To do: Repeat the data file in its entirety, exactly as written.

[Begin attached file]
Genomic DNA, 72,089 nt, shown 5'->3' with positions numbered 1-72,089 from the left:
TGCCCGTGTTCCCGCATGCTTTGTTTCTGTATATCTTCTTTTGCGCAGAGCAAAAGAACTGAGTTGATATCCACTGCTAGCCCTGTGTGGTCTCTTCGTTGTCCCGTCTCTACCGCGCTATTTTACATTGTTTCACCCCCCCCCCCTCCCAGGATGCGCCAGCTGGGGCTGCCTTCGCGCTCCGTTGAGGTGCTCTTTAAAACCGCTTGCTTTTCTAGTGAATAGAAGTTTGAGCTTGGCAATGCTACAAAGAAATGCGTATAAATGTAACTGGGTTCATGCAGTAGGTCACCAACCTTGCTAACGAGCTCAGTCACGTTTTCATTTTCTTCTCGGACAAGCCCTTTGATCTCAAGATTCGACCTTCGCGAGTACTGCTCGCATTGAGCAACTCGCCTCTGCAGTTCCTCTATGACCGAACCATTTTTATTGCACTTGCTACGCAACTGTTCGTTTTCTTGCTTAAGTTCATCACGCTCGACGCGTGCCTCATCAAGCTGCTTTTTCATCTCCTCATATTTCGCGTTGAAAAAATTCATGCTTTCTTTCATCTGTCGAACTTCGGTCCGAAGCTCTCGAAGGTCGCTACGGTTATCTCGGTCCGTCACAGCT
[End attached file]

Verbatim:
Genomic DNA, 72,089 nt, shown 5'->3' with positions numbered 1-72,089 from the left:
TGCCCGTGTTCCCGCATGCTTTGTTTCTGTATATCTTCTTTTGCGCAGAGCAAAAGAACTGAGTTGATATCCACTGCTAGCCCTGTGTGGTCTCTTCGTTGTCCCGTCTCTACCGCGCTATTTTACATTGTTTCACCCCCCCCCCCTCCCAGGATGCGCCAGCTGGGGCTGCCTTCGCGCTCCGTTGAGGTGCTCTTTAAAACCGCTTGCTTTTCTAGTGAATAGAAGTTTGAGCTTGGCAATGCTACAAAGAAATGCGTATAAATGTAACTGGGTTCATGCAGTAGGTCACCAACCTTGCTAACGAGCTCAGTCACGTTTTCATTTTCTTCTCGGACAAGCCCTTTGATCTCAAGATTCGACCTTCGCGAGTACTGCTCGCATTGAGCAACTCGCCTCTGCAGTTCCTCTATGACCGAACCATTTTTATTGCACTTGCTACGCAACTGTTCGTTTTCTTGCTTAAGTTCATCACGCTCGACGCGTGCCTCATCAAGCTGCTTTTTCATCTCCTCATATTTCGCGTTGAAAAAATTCATGCTTTCTTTCATCTGTCGAACTTCGGTCCGAAGCTCTCGAAGGTCGCTACGGTTATCTCGGTCCGTCACAGCT